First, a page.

Civil Grand Jury

The Grand Jury is part of the judicial branch of government. Consisting of eleven citizens, it is an arm of the court, yet an entirely independent body. The presiding judge of the superior court, the district attorney, the county counsel, and the state attorney general act as its advisors.

Functions of the Grand Jury

What is a county grand jury and what does it do?

In California, the grand jury system consists of 58 separate grand juries—one in each county—that are convened on an annual (July – June) basis by the Superior Court to serve a “watchdog” function, investigating and reporting on the operations of local government.

With regard to its watchdog authority, the civil grand jury is well suited to the effective investigation of local governments because it is an independent body, operationally separate from the entities and officials it investigates. It conducts its investigations under the auspices of the Superior Court and has broad access to public officials, employees, records and information.

The grand jury’s fact-finding efforts result in written reports which contain specific recommendations aimed at identifying problems and offering recommendations for improving government operations and enhancing responsiveness. In this way, the grand jury acts as a representative of county residents in promoting government accountability.

Volunteer to Serve As A Grand Juror

Service on the Civil Grand Jury is an excellent opportunity to learn about the inner workings of government, while providing a valuable service to the community. The 11 members of the Civil Grand Jury serve for one year (July – June) and are empowered to investigate the operations of county, city and district governments; provide civil oversight of local government departments and agencies; and respond to citizen complaints.

The Civil Grand Jury sets its own agenda and meeting schedule. Much of the work is performed in small committees allowing for considerable flexibility in the work schedule and meeting locations.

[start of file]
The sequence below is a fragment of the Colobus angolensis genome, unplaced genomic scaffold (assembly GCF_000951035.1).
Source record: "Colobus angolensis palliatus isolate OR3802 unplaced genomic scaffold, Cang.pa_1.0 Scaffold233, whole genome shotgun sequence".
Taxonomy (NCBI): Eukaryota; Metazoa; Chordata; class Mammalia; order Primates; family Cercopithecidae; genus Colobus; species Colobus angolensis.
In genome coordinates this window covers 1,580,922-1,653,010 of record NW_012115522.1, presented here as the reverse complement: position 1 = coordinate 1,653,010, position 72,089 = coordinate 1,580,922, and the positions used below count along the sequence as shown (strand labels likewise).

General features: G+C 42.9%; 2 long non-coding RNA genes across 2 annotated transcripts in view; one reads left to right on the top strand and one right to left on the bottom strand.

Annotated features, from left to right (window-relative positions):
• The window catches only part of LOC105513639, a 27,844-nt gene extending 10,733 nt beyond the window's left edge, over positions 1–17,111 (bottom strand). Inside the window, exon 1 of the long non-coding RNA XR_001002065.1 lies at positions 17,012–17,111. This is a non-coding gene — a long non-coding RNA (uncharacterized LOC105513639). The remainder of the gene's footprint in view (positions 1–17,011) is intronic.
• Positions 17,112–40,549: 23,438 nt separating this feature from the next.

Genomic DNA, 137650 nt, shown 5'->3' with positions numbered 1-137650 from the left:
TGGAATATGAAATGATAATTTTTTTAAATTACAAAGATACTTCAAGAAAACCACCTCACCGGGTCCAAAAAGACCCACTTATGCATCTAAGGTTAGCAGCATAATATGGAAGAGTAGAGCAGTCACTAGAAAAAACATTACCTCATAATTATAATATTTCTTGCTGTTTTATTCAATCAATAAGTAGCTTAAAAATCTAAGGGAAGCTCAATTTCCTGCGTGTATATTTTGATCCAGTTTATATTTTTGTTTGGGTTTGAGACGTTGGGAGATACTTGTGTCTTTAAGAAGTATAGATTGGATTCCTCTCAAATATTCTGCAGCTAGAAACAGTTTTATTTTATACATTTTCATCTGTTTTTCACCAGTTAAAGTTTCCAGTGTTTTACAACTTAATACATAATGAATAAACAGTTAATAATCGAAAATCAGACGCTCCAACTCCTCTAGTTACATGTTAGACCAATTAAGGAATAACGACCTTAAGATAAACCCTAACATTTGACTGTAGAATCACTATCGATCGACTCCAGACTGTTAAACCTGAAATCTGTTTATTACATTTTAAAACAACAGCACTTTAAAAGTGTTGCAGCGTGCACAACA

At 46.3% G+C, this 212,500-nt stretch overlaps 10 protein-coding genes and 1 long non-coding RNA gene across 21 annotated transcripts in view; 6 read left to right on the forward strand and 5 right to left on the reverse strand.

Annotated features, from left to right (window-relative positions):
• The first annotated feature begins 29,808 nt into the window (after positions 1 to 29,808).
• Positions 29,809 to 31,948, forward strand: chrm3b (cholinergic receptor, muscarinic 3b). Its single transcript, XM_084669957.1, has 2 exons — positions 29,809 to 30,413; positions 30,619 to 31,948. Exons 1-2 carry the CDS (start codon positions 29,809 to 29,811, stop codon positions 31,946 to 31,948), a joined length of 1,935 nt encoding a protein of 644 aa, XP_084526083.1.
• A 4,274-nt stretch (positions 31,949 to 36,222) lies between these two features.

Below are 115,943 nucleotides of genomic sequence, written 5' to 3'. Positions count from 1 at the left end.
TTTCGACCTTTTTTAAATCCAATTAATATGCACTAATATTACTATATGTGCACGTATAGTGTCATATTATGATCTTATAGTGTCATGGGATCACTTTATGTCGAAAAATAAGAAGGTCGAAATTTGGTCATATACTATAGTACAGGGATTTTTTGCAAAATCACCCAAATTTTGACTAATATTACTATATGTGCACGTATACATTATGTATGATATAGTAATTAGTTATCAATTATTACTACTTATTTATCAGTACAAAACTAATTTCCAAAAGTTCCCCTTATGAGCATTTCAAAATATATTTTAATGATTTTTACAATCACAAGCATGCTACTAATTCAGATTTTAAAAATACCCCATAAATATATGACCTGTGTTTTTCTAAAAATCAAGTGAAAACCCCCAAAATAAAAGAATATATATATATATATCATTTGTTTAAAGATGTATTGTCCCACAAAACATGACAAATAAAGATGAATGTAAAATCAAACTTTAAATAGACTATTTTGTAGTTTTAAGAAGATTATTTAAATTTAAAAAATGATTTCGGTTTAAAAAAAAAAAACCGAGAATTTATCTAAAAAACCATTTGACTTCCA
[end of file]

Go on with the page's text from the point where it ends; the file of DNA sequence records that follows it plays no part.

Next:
Grand Jurors are compensated $25 per full panel meeting and $10 per special or committee meeting; they are also compensated he standard IRS mileage rates.

To volunteer to serve as a Grand Juror please complete the Grand Jury Application.

You can return the completed application to:

PO BOX 1508
BISHOP, CA 93515

To Contact The Civil Grand Jury

The Grand Jury receives letters of complaint from citizens alleging mistreatment by public officials, suspicions of misconduct, or governmental inefficiencies. Anyone may file a complaint and ask the Grand Jury to conduct an investigation. Such complaints are acknowledged and are kept confidential.

If the Grand Jury believes the situation warrants, the Grand Jury will investigate. The jury generally limits investigations to the operations of governmental agencies, charges of wrongdoing within public agencies, or the performance of unlawful acts by public officials. The Grand Jury cannot investigate disputes between private parties.

The mission of the Grand Jury is accomplished by assuring that all persons who communicate with the Grand Jury will be protected by strict rules of confidentiality. These rules extend to all participants, including witnesses, and all questions and responses. Further, complaint forms, minutes and records of Grand Jury meetings are protected by law and cannot be subpoenaed or inspected by anyone. Anyone who violates these rules of confidentiality is guilty of a misdemeanor.

Please mail all Citizen Complaints to:

PO BOX 401

AGENTS of CHANGE - California Grand Jurors' Association